Hassan Ziyad is the IFRC’s senior water and sanitation field officer. Since the relocation process began, his mobile phone has been ringing non-stop. He has been working 14-hour days responding to the teething problems that arise when families take possession of their new homes. Hassan logs complaints coming in from a team of volunteers in the community and then deploys electricians and plumbers who make house-calls to fix the problems.
“It’s usually simple things like water pumps or lights not working although we have had to deal with a few minor emergencies,” he says. “Yesterday, two children managed to lock themselves into a toilet.”
As well as overseeing the physical construction of the community, the IFRC has also been closely involved in training-up community members to run and maintain the island’s infrastructure. Until the Island Development Committee is elected in January, volunteers are responsible for keeping basic services running. Hassan has provided specialized training to two groups of volunteers from the community who look after the island’s state-of-the-art powerhouse and water and sanitation systems.
Dhuvafaaru’s power supply is provided by three enormous diesel generators that require 24-hour monitoring. For their water supply, islanders rely upon the seasonal monsoon rains. Each home has been equipped with a 2,500-litre rainwater harvesting tank and roof guttering to capture every precious drop of rainfall.
Ali Hussain is one of the volunteers monitoring the island’s sewer system. His regular job is driving a taxi, but now he ensures that the six pumping stations around the island function smoothly, “I volunteered because it was a chance to learn a new skill and help my community, I wanted to do something useful,” he says.
The morning after the move, Ali Wahid and his family wake up late. “We were up till two this morning. More than ten families came to visit us last night,” says Haseebath as she sets about unpacking. “It’s so quiet and peaceful here, my ears feel so alive. When I woke up I thought I was in England! This place is so huge. Our old bedroom in the shelter was like a storeroom.”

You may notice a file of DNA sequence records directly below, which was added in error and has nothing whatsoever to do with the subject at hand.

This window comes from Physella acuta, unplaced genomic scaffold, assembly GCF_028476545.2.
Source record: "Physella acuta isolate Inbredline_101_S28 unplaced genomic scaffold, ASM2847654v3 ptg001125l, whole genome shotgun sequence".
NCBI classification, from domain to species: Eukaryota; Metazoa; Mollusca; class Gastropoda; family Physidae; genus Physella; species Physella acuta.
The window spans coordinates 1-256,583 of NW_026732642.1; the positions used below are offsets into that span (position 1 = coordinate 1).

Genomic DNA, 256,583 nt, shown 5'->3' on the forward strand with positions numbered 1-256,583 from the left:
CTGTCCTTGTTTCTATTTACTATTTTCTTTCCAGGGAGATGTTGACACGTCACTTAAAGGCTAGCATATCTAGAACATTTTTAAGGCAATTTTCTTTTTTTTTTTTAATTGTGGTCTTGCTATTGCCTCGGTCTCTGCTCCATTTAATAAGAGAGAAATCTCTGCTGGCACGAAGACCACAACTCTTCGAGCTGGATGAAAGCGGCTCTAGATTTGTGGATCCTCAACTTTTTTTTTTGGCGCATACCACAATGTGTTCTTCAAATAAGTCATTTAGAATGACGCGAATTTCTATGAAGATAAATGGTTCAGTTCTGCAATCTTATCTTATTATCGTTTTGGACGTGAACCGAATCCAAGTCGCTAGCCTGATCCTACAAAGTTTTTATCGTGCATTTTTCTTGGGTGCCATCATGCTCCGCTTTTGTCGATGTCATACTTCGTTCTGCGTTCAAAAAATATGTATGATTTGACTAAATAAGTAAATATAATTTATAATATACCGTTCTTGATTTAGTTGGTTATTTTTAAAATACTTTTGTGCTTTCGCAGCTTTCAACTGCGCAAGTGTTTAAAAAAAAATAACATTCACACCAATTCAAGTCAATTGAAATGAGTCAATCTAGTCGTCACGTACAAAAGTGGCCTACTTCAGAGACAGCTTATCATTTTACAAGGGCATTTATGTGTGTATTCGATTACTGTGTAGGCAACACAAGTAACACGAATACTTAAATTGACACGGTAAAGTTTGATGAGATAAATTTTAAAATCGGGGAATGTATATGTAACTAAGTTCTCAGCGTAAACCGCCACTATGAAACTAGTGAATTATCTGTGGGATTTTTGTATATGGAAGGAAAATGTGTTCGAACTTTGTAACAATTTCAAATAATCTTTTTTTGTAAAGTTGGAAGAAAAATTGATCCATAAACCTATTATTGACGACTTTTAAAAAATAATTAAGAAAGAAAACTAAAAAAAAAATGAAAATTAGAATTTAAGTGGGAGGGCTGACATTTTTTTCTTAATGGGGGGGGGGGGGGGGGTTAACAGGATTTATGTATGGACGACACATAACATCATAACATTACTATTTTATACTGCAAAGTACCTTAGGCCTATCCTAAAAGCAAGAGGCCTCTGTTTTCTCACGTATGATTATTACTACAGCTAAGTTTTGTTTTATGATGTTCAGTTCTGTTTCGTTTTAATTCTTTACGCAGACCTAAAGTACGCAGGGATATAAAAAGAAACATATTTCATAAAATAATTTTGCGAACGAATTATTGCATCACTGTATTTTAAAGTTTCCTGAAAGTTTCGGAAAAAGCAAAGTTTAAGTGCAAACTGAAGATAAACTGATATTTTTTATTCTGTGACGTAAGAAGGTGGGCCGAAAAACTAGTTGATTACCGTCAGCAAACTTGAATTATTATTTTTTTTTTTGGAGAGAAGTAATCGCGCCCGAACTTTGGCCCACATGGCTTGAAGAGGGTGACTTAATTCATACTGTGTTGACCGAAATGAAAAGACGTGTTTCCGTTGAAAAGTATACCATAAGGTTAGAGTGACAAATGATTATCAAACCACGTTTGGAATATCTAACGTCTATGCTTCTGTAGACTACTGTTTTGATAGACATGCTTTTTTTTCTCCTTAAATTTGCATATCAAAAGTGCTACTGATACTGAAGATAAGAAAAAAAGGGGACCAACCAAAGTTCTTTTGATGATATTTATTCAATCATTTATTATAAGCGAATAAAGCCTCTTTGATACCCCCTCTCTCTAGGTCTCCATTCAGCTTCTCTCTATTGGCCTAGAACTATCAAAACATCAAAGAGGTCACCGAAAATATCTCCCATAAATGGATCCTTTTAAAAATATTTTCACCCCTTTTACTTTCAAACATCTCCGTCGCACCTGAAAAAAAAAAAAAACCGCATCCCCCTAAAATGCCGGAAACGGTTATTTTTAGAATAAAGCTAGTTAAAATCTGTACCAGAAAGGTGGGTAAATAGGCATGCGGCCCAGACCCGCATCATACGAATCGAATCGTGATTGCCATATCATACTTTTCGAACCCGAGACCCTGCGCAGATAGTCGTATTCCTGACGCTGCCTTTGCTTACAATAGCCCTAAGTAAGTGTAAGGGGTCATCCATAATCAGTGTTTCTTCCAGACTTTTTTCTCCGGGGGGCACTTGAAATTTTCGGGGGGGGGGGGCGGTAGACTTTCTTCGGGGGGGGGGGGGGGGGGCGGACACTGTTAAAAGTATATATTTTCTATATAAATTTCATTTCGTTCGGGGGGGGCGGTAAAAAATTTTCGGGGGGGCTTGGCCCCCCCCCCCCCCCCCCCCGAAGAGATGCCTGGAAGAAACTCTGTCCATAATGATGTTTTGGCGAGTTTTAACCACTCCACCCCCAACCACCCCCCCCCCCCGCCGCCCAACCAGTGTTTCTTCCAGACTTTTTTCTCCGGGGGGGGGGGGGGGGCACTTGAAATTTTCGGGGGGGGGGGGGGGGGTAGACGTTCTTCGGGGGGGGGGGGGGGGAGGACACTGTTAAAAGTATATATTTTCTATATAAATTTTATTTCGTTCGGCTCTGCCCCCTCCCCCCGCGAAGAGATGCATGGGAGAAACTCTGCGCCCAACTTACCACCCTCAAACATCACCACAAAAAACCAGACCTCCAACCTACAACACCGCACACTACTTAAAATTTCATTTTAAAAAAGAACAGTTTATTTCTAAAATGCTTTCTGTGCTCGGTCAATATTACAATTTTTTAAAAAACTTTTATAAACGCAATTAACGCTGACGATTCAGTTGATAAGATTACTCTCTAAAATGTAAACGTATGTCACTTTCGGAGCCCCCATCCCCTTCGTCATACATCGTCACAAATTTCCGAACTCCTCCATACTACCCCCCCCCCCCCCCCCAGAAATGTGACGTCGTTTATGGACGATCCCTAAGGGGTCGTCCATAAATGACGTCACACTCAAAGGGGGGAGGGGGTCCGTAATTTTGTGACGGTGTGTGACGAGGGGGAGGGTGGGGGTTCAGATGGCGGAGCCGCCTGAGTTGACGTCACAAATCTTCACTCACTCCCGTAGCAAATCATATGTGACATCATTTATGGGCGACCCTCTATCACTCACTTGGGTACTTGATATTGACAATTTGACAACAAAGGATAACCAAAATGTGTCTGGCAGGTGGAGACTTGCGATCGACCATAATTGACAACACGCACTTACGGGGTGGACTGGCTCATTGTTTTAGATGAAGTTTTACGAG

Their new home is surrounded by swaying palm trees and sits adjacent to a picture postcard white sand beach. The family venture out on to the beach for the first time. “It’s like being on holiday,” exclaims 15-year-old Kudee, Ali’s youngest daughter. “On Kandoloodhu there was no beach and hardly any trees.”
Ali’s 19-year-old son Jameel was actively involved in the internally displaced persons committee on Ungoofaaru. With other young volunteers, he took the initiative to organize awareness sessions with the community around waste management and the need to care for the environment. “People have the habit of dumping their garbage in the street and on the beach, but we have to change that thinking and teach them about recycling,” says Jameel. “This is a beautiful island and we need to keep it that way.”
The family decide to visit Kandholhudhoo to take a last look at their old home. With no reef to protect it, the tsunami surged over the entire island, although only three people were killed. Compared to the open space of Dhuvafaaru, Kandholhudhoo feels cramped and claustrophobic. At only four square hectares the island is one tenth the size of Dhuvafaaru. Narrow winding alleys run the breadth of Kandholhudhoo. The island is barely 500 metres across and an arm span is all that separates the small two storey houses that face each other.
Now it is a ghost town, totally deserted except for a few stray cats and a handful of fisherman who make a living from drying fish on racks spread across what used to be the town square. Trees have taken root and grown up through the roof of Ali’s two roomed family home.
“It’s hard to believe that six of us slept in this one room,” he says wistfully. Clothes and old possessions lay strewn about the floor and cooking pots still hang on the kitchen wall. “When the wave came, the government told us to leave. I tried to lock some of our things in an upstairs room but they were all stolen,” says Ali.
For Aishath, Ali’s eldest daughter, the visit rekindles difficult emotions. “I almost drowned that day,” she recalls. “The water flooded into the house and came up to my neck. Luckily a neighbour dragged me upstairs.”
Returning to Dhuvafaaru, Ali reflects on the future. “In some ways the tsunami was the best thing that could have happened to us. Our prayers have been answered, we have a new island and the community is back together again. What more could we hope for?”